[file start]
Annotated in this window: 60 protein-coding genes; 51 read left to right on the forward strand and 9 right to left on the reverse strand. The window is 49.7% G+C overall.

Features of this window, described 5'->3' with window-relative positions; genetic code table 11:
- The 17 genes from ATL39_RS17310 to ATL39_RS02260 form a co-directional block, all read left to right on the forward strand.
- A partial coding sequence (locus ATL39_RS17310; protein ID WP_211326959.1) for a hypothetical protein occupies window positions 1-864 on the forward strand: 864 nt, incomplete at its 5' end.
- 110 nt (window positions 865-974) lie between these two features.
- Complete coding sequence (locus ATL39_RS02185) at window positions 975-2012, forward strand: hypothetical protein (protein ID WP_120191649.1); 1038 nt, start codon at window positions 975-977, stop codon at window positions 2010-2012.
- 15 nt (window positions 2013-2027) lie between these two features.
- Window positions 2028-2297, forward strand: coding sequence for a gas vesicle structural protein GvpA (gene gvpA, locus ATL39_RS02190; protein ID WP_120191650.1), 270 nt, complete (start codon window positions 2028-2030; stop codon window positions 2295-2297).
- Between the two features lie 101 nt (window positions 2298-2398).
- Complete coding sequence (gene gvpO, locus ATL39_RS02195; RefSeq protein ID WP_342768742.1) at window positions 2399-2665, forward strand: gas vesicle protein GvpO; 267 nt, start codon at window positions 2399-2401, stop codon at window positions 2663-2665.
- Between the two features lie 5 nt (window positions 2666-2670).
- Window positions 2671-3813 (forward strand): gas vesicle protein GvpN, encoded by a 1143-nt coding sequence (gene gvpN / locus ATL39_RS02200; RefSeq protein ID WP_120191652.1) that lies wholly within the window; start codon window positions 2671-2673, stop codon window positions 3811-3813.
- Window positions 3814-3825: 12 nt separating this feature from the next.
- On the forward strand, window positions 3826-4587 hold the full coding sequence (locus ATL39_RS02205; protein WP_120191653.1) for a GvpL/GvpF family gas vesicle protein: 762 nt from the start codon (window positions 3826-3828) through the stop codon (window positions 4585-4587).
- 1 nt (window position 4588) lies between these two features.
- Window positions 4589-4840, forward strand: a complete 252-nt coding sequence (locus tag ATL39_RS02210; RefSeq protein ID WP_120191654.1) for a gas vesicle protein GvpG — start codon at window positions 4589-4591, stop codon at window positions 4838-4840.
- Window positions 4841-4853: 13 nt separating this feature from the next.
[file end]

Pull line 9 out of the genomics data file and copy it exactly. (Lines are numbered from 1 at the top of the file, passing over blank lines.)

- Between the two features lie 101 nt (window positions 2298-2398).